The opposition Socialists said on Tuesday that the government’s responses to the novel coronavirus had been in 2-3 weeks delay and led to the loss of some 100,000 jobs so far.
The government fails to help businesses losing their revenues and employees losing their jobs, Socialist leader Bertalan Tóth told an online press conference on Facebook. The Socialists continue to demand extending the jobseekers’ allowance from the current three months to six and set its minimum amount at 100,000 forints (EUR 275).
The government has allocated insufficient resources to the epidemic response package, Toth said. It is no more than the reserves, with money drawn away from local councils and some special taxes, he added.
The government has refused to reshuffle any of “the 150 billion forints spent on propaganda” and money spent on “financing the deceptive public media”, he said.
Tóth accused the government of once again supporting the select few instead of helping all Hungarians. He cited the 600 billion forints allocated for state credit to be offered in the hospitality sector which he said was clearly intended for its “own oligarchs”.
He reiterated the party’s call to grant an immediate 6.5 percent pension increase, close the pension gap, and extend child care benefits to parents caring for children aged under 14 at home.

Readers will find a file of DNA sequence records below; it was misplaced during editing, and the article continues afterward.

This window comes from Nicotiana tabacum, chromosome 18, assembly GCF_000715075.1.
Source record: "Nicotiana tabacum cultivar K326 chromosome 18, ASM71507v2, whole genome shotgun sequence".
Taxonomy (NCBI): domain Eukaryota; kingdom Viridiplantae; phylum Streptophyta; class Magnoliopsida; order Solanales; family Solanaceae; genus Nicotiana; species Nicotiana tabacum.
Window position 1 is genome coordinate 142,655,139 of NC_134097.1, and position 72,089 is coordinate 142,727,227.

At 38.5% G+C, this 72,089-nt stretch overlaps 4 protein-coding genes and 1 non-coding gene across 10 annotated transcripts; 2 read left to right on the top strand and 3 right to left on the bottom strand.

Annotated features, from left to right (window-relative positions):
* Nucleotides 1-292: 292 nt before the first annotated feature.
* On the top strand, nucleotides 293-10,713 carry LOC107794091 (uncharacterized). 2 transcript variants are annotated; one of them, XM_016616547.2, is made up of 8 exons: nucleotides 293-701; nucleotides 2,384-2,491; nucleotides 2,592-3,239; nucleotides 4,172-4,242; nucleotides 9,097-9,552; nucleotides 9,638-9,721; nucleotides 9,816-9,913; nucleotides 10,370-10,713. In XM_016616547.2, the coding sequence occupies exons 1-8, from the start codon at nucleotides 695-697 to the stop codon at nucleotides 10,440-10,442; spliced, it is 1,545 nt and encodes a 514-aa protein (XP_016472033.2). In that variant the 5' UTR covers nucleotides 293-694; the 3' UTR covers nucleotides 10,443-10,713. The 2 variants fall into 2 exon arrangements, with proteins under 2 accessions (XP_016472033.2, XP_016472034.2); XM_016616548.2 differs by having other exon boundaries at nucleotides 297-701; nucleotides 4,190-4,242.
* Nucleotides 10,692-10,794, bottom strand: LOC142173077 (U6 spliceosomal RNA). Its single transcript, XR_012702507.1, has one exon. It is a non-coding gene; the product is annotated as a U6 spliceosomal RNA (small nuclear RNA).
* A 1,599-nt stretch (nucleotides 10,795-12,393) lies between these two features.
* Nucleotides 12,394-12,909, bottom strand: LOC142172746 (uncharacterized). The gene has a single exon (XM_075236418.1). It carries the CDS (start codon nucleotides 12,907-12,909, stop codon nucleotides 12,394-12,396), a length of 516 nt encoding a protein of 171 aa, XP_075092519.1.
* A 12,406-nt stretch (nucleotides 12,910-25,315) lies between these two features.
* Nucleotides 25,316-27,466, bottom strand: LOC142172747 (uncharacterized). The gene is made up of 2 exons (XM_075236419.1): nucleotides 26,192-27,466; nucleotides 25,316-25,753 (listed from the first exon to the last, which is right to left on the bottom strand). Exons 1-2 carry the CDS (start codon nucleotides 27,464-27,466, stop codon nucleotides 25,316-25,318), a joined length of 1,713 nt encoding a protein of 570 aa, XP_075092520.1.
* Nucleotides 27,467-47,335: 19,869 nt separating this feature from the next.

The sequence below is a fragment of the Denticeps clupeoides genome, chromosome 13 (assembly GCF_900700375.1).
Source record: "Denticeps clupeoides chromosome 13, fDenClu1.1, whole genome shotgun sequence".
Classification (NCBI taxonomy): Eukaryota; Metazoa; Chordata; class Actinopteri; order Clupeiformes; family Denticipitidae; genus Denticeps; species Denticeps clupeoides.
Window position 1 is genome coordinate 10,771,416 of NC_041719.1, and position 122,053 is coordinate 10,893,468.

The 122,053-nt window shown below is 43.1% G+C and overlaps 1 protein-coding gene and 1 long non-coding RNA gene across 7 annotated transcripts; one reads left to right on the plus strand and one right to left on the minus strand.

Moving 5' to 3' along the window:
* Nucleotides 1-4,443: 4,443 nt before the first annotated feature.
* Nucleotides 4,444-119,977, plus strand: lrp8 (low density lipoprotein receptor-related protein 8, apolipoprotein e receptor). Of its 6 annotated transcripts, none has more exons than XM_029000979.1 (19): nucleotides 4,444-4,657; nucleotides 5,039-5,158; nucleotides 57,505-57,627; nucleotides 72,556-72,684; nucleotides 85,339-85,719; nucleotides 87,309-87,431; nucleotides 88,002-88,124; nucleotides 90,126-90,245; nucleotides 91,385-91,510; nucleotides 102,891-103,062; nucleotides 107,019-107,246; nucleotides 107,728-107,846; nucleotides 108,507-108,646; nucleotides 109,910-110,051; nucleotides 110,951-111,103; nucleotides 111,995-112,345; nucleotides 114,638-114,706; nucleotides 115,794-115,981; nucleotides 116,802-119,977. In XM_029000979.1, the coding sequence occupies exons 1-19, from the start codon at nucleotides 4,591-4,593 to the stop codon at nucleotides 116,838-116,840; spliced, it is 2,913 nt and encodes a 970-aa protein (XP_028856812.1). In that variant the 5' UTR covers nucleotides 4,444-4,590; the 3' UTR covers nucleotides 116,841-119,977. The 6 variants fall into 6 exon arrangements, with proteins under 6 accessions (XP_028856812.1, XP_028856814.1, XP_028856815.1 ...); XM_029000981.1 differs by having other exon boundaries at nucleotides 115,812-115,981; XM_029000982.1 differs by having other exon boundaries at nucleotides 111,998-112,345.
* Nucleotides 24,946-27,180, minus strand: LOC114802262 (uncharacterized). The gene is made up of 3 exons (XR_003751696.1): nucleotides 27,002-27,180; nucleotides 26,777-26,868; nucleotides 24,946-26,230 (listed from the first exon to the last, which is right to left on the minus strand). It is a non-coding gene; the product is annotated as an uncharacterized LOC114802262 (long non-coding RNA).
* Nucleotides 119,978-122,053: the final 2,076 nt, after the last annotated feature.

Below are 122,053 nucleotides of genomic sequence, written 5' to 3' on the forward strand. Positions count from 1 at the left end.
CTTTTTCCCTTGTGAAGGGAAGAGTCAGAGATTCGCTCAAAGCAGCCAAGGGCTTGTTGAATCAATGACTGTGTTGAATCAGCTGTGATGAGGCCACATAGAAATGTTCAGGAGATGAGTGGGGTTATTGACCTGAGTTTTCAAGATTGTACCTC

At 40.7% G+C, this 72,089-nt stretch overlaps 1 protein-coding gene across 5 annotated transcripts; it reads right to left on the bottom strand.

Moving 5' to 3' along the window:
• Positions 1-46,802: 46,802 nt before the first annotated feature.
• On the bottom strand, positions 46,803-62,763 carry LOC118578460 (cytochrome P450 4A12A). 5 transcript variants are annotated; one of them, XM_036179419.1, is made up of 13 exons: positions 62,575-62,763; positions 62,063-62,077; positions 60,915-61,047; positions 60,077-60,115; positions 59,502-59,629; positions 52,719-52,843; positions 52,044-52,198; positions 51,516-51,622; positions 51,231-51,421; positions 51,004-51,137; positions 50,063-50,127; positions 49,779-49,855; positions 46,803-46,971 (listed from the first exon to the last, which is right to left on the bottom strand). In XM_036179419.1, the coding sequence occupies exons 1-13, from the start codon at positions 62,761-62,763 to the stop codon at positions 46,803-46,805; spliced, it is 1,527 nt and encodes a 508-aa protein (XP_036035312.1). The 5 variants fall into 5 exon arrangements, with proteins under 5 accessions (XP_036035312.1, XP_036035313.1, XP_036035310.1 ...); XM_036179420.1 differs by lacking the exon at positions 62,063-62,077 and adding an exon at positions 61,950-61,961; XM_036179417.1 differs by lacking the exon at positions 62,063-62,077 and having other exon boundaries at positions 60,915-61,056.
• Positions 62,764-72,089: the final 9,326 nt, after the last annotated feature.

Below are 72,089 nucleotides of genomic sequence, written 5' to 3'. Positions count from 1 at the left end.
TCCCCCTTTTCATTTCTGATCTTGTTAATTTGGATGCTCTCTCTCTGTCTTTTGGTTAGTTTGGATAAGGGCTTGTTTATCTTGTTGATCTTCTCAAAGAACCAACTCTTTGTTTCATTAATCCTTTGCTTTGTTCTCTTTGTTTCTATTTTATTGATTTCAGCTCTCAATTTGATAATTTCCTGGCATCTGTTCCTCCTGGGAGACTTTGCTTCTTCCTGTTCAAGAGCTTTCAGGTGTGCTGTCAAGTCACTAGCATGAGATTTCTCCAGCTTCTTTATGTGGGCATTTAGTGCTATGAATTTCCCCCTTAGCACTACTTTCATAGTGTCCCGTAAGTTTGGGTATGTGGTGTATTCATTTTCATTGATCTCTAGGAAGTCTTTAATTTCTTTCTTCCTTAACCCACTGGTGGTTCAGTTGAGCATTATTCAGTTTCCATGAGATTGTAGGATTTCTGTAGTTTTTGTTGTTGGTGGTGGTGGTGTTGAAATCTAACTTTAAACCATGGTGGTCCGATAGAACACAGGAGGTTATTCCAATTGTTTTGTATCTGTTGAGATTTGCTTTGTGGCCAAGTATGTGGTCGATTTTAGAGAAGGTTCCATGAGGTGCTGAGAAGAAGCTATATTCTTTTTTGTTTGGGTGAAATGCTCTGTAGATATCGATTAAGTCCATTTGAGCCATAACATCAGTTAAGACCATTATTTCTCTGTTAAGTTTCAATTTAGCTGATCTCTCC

Tóth welcomed the decision to issue diplomas without the requirement of a language exam, noting that the Socialists had already proposed this move five years ago.
The opposition Democratic Coalition (DK) on Tuesday called the government’s economic support package to the novel coronavirus epidemic “too little, too late and favouring the privileged”.
DK deputy leader Csaba Molnár, who is also a member of the European Parliament, told an online press conference that the government was “scratching the surface of the problem” and had left employees and small entrepreneurs behind. The package allocates no funds to those losing their jobs, and SMEs in sectors other than tourism can only count on loans, he said.
Molnár noted that those losing part of their wages in the crisis will have to apply for central wage compensation, an aid automatically provided in Austria and Germany, he said.
Experience over the past few years suggests that many SMEs will be left entirely without help, he said.